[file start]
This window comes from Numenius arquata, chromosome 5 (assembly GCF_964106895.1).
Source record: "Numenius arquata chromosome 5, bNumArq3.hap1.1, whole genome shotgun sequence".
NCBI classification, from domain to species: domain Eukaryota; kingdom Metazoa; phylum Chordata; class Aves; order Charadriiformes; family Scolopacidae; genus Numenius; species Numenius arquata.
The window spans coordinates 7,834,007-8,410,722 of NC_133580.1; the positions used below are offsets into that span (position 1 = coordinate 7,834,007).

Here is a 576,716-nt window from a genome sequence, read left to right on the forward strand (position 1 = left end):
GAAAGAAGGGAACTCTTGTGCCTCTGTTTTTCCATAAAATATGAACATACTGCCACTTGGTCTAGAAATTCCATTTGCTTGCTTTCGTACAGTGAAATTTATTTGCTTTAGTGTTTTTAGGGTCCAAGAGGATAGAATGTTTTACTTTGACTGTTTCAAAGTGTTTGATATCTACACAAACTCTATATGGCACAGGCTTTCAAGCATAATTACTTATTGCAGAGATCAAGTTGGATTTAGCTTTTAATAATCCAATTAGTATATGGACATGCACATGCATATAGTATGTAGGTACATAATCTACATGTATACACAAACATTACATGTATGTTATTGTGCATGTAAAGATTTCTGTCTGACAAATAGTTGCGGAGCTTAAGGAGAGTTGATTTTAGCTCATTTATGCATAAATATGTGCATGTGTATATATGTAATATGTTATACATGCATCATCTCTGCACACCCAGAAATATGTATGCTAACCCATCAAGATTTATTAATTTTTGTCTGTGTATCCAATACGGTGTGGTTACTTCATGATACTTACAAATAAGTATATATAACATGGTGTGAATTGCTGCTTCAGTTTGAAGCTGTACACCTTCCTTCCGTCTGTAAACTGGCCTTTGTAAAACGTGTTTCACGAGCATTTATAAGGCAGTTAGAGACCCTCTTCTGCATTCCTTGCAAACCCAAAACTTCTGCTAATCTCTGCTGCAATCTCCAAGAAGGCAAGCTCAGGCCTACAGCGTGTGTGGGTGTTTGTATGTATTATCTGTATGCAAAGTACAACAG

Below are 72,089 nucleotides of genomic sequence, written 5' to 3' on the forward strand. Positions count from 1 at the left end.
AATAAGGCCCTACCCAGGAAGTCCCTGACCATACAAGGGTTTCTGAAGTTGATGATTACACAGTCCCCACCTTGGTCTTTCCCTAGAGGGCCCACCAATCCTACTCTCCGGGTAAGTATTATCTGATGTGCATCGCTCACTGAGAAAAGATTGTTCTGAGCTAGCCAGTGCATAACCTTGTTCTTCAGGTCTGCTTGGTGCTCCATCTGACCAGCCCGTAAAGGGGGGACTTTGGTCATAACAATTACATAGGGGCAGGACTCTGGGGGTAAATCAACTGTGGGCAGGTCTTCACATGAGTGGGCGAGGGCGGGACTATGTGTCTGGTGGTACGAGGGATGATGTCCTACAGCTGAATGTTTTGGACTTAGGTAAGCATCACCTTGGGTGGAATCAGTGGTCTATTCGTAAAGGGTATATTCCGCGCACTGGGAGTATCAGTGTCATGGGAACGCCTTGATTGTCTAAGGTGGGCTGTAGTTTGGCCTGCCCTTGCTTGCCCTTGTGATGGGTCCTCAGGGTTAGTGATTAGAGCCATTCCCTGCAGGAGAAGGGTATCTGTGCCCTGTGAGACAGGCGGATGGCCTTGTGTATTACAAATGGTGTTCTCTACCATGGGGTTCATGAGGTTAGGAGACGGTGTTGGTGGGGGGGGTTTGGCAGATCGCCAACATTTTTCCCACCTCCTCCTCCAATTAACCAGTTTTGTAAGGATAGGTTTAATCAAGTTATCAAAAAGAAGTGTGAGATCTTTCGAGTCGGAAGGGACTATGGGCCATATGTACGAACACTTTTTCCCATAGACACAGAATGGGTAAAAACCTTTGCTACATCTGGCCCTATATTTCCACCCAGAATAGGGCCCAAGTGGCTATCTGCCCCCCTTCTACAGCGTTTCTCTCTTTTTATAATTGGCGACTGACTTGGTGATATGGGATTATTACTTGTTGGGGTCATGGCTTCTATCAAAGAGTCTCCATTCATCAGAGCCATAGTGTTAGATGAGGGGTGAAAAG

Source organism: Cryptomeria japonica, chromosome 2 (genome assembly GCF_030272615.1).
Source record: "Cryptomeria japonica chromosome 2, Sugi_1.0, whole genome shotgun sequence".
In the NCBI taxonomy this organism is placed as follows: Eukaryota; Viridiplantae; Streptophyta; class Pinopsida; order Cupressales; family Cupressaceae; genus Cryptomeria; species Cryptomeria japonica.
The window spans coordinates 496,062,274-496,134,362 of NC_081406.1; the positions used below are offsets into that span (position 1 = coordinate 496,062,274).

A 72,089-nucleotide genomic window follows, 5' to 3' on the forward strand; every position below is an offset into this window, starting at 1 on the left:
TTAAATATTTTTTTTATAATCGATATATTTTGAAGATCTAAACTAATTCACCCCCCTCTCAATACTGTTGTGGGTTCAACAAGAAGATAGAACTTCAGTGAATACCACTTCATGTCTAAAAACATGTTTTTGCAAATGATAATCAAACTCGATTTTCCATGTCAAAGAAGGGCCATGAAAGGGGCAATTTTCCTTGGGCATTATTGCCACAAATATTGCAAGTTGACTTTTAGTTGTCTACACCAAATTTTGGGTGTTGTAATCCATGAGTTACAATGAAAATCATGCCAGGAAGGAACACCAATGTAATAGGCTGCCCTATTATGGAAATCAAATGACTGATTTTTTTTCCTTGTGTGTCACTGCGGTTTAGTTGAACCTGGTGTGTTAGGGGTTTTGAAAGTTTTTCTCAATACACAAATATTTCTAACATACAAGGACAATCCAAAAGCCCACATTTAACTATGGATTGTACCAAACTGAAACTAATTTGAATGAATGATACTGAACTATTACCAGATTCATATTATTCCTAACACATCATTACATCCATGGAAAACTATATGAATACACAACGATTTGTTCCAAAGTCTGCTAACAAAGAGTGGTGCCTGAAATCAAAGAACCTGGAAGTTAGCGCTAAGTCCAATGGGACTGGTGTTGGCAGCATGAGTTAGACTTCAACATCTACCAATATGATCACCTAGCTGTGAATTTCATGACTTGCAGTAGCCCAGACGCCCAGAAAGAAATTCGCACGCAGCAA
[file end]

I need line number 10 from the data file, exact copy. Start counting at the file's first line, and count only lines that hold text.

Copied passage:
Source record: "Cryptomeria japonica chromosome 2, Sugi_1.0, whole genome shotgun sequence".